I just listened to Mitchell Zuckoff's biography
of Robert Altman. It's an oral biography, so listening to it makes sense--indeed, some of the people interviewed came in and taped their own lines.
Even among the great directors of the last half century, Altman holds a special place. No one had a looser, more open style. Not that he wasn't in control, but he'd let his actors try whatever they wanted, and sometimes they didn't even know if the camera was on them. This led to a lot of flops, and some bad films, but when it paid off Altman's movies were unlike anything else.
Altman, born in 1925, spent a lot of years in the wilderness, directing industrials and TV. He learned the basics, but had run-ins with management. Even after he became a star director--in fact, more so after--he would fight with the suits. Either he made films his way, or it wasn't worth it.
The breakthrough came with MASH
. No name directors wanted to make it, so Altman, with almost no record in features, got it through connections. A raucous war comedy, the low-budget film was quietly shot at 20th Century Fox in Altman's multi-miked, improvisatory style. It was dirtier and bloodier than comedies had been up to that point--and it was also political, commenting on Vietnam even though officially set in Korea--and no one thought it would be a big deal. But it won the Palme d'Or at Cannes and went on to become one of the biggest hits of 1970. It was nominated for six Oscars, only winning Best Screenplay for Ring Lardner, Jr., who'd been pulling his hair out at how Altman and company were ignoring his script.
Altman could write his own ticket. He took advantage of this, making such diverse films as Brewster McCloud, McCabe & Mrs. Miller, Images, The Long Goodbye, Thieves Like Us
and California Split
. Many of them pleased the critics, but they weren't big hits, if they made money at all. In 1975, he released Nashville
, perhaps his most critically beloved film, but even that was a minor moneymaker in an age of blockbusters.
The first half of the 70s was probably his most fertile period, and the films he made for the rest of the decade, like Buffalo Bill And The Indians
, 3 Women
, weren't as well-received. Then came Popeye
in 1980. The producers were hoping for a superhero-sized hit, like the Christopher Reeve Superman
. Instead, they got a quirky musical which eked out a profit but sent Altman to no-man's land.
His work in the 80s was generally on small projects that got little attention. For instance, Come Back To The 5 & Dime, Jimmy Dean, Jimmy Dean
and Secret Honor
(which he shot on campus at the University of Michigan) have their fans, but they're essentially low-budget adaptations of stage plays. Then there are titles later in the decade that just about no one saw--O.C. And Stiggs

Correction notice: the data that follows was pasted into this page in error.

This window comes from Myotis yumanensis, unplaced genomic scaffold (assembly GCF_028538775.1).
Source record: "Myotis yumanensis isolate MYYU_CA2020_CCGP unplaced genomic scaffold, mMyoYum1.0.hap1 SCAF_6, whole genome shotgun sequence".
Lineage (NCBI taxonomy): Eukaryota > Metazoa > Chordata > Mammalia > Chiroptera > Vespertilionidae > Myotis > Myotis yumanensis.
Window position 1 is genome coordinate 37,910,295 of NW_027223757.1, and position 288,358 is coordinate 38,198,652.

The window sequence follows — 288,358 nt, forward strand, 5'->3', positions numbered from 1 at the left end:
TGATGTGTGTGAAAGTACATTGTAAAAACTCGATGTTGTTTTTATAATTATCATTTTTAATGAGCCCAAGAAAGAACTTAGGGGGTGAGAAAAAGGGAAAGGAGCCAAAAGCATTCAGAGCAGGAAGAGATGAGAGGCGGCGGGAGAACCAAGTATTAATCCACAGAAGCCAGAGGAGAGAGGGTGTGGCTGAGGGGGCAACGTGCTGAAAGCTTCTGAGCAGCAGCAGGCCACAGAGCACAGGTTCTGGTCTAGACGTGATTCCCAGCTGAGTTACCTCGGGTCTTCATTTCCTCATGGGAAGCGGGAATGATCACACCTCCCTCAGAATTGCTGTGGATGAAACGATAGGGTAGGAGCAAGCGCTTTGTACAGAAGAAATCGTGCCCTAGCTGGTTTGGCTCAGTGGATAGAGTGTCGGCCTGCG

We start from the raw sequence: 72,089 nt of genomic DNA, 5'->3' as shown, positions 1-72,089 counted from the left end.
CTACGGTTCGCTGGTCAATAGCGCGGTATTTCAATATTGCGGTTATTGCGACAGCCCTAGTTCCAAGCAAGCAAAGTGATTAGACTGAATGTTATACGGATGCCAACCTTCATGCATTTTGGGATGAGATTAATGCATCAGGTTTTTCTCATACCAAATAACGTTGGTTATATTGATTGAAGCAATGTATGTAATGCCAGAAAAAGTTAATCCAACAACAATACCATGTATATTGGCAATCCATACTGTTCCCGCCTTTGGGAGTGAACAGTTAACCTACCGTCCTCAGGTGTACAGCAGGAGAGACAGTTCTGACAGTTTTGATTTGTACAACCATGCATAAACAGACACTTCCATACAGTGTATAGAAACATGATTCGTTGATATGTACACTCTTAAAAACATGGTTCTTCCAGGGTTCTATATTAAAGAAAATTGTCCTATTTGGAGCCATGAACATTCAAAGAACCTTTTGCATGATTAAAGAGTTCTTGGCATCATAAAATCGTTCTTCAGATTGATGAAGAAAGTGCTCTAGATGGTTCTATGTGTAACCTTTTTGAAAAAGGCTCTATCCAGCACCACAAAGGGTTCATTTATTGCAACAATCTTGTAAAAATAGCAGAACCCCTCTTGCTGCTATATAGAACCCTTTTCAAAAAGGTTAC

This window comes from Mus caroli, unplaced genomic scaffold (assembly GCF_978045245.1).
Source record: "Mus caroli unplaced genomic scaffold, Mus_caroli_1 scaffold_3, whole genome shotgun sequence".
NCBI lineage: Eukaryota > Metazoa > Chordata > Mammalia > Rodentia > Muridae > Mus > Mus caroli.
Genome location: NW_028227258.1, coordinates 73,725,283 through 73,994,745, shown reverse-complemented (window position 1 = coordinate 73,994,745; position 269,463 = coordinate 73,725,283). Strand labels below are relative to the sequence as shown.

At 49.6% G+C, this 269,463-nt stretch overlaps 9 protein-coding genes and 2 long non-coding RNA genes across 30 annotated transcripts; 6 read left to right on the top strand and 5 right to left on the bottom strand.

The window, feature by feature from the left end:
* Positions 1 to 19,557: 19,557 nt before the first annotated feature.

, Fool For Love
and Beyond Therapy
--as well as TV and theatre work. He did get some attention for HBO's Tanner '88
, a pseudo-documentary starring Altman favorite Michael Murphy (Murphy reads Altman's voice in the book) as a Presidential candidate.
Against the odds, Altman managed a second (or was it third) act, coming back in the 1990s. Vincent And Theo
, about Van Gogh and his brother, did okay, and then in '92 the Hollywood expose The Player
got him an Oscar nomination and put him back on top. He got another nomination the next year for Short Cuts
(a film notable for many things, including full frontal nudity from Julianne Moore--Altman was often accused of misogyny, but most of the women he's employed don't agree), an adaptation of stories by Raymond Carver.
A heavy drinker, Altman was having health problems around this time, and might have died if he hadn't gotten get a heart transplant. After the operation, he made Cookie's Fortune
in 1999 and got excited about films all over again. Then in 2001 came Gosford Park
--an upstairs-downstairs British murder mystery--which became one of his biggest hits and garnered seven Oscar nominations (once again only winning for screenplay). Some believe he might have actually won that year if he hadn't made some untoward political comments about 9/11.
His last film was in 2006, the enjoyably oddball Prairie Home Companion
, a film adaptation of sorts of Garrison Keillor's radio show. He didn't get an Oscar nomination, but was awarded a lifetime achievement award by the Academy. He gave a touching speech that night. Perhaps he knew it'd be his last big moment. He died later that year.
The book does a good job getting across his life mostly through the words of others. If I have a problem, it's that some of my favorite titles--The Long Goodbye
and California Split
, for example--are practically skipped over to concentrate on the turning points, such as MASH
, The Player
and Gosford Park
. I guess something had to be left on the cutting room floor.